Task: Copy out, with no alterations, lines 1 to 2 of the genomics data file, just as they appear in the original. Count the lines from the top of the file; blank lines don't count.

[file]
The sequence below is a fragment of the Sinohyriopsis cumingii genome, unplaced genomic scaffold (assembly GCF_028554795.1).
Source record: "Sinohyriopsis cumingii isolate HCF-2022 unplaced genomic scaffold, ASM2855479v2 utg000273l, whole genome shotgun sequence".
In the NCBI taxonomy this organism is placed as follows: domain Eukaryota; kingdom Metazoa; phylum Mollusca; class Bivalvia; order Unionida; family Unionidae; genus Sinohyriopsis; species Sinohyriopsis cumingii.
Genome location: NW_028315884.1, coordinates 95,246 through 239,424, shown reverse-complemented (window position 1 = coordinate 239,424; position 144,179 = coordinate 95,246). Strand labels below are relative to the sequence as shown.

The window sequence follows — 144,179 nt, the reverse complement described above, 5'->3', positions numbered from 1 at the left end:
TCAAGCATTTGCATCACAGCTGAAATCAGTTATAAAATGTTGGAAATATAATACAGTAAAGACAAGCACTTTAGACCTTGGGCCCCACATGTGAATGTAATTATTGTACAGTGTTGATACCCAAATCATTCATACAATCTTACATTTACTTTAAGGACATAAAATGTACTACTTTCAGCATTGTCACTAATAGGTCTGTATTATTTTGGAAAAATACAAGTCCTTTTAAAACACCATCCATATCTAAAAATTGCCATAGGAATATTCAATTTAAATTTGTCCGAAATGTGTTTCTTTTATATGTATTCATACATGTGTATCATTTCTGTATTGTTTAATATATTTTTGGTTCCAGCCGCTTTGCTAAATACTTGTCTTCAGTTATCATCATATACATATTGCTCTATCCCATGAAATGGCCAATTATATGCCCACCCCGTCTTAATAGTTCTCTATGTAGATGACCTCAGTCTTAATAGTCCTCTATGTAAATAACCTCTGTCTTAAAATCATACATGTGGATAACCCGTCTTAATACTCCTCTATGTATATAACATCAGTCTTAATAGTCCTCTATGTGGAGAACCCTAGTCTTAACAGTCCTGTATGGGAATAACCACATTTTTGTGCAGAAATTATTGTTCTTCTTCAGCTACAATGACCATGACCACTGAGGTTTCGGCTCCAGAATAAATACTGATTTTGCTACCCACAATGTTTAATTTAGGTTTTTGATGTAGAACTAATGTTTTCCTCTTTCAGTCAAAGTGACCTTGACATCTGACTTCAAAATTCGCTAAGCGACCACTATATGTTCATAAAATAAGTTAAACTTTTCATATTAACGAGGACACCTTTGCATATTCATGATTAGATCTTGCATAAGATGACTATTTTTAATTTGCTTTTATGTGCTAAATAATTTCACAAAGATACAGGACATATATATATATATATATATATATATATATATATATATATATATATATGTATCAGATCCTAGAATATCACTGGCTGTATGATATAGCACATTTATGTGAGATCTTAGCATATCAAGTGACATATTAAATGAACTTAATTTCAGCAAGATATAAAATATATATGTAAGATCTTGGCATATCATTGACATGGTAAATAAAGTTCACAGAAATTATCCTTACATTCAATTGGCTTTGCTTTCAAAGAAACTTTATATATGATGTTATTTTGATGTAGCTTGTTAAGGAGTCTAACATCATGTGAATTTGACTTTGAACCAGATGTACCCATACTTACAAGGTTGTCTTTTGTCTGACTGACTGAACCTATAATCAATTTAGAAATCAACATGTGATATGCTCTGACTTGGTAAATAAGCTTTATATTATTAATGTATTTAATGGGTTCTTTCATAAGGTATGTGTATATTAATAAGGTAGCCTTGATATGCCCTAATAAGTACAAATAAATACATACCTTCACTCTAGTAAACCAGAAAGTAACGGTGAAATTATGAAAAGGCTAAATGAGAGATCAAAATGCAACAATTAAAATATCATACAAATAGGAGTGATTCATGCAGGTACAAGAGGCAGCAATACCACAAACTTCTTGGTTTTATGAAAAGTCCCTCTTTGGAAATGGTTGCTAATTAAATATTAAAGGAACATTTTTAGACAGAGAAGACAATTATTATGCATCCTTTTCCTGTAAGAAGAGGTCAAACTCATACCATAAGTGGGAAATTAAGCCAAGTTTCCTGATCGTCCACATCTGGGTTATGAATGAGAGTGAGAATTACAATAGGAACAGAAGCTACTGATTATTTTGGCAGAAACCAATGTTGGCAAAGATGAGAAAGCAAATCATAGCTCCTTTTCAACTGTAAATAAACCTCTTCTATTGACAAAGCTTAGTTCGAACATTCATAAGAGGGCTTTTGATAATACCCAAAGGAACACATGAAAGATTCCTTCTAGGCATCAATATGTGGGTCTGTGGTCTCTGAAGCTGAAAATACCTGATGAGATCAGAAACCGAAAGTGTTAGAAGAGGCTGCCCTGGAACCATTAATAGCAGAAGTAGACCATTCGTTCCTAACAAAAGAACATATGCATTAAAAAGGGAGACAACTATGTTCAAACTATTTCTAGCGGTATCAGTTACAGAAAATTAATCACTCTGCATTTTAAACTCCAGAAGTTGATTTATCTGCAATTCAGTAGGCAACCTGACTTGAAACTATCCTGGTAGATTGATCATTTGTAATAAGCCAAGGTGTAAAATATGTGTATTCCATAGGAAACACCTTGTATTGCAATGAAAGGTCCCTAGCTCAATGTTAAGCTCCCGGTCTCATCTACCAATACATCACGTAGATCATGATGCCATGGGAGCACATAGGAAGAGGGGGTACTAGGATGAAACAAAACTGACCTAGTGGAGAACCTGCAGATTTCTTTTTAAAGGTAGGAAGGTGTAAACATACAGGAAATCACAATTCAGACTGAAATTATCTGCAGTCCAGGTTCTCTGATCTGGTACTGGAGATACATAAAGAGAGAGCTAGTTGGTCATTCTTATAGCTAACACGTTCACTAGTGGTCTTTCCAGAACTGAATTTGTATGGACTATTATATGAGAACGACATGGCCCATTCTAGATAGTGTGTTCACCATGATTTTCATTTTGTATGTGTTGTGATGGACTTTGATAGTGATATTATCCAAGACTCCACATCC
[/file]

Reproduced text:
The sequence below is a fragment of the Sinohyriopsis cumingii genome, unplaced genomic scaffold (assembly GCF_028554795.1).
Source record: "Sinohyriopsis cumingii isolate HCF-2022 unplaced genomic scaffold, ASM2855479v2 utg000273l, whole genome shotgun sequence".